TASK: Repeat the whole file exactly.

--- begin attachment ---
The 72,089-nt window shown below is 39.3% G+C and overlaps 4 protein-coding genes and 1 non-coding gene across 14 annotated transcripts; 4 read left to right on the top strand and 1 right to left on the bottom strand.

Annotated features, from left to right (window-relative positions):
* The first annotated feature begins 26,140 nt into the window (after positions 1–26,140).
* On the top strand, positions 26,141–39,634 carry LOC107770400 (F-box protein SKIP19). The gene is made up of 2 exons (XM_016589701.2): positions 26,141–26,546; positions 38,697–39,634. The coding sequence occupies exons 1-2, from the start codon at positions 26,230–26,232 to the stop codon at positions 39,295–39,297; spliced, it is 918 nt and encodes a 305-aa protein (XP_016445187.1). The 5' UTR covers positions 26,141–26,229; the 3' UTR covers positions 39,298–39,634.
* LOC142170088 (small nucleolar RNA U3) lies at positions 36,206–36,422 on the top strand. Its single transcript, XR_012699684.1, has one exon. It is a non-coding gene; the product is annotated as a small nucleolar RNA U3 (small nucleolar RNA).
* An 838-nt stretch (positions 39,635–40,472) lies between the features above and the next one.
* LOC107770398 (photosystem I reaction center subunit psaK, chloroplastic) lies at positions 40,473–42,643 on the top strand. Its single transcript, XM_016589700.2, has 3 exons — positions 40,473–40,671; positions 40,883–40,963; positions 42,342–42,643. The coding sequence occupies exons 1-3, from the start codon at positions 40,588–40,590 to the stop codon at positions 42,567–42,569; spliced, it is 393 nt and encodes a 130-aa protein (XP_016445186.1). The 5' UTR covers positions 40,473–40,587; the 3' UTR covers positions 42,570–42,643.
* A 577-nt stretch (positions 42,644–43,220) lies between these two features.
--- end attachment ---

The 72,089-nt window shown below is 39.3% G+C and overlaps 4 protein-coding genes and 1 non-coding gene across 14 annotated transcripts; 4 read left to right on the top strand and 1 right to left on the bottom strand.

Annotated features, from left to right (window-relative positions):
* The first annotated feature begins 26,140 nt into the window (after positions 1–26,140).
* On the top strand, positions 26,141–39,634 carry LOC107770400 (F-box protein SKIP19). The gene is made up of 2 exons (XM_016589701.2): positions 26,141–26,546; positions 38,697–39,634. The coding sequence occupies exons 1-2, from the start codon at positions 26,230–26,232 to the stop codon at positions 39,295–39,297; spliced, it is 918 nt and encodes a 305-aa protein (XP_016445187.1). The 5' UTR covers positions 26,141–26,229; the 3' UTR covers positions 39,298–39,634.
* LOC142170088 (small nucleolar RNA U3) lies at positions 36,206–36,422 on the top strand. Its single transcript, XR_012699684.1, has one exon. It is a non-coding gene; the product is annotated as a small nucleolar RNA U3 (small nucleolar RNA).
* An 838-nt stretch (positions 39,635–40,472) lies between the features above and the next one.
* LOC107770398 (photosystem I reaction center subunit psaK, chloroplastic) lies at positions 40,473–42,643 on the top strand. Its single transcript, XM_016589700.2, has 3 exons — positions 40,473–40,671; positions 40,883–40,963; positions 42,342–42,643. The coding sequence occupies exons 1-3, from the start codon at positions 40,588–40,590 to the stop codon at positions 42,567–42,569; spliced, it is 393 nt and encodes a 130-aa protein (XP_016445186.1). The 5' UTR covers positions 40,473–40,587; the 3' UTR covers positions 42,570–42,643.
* A 577-nt stretch (positions 42,644–43,220) lies between these two features.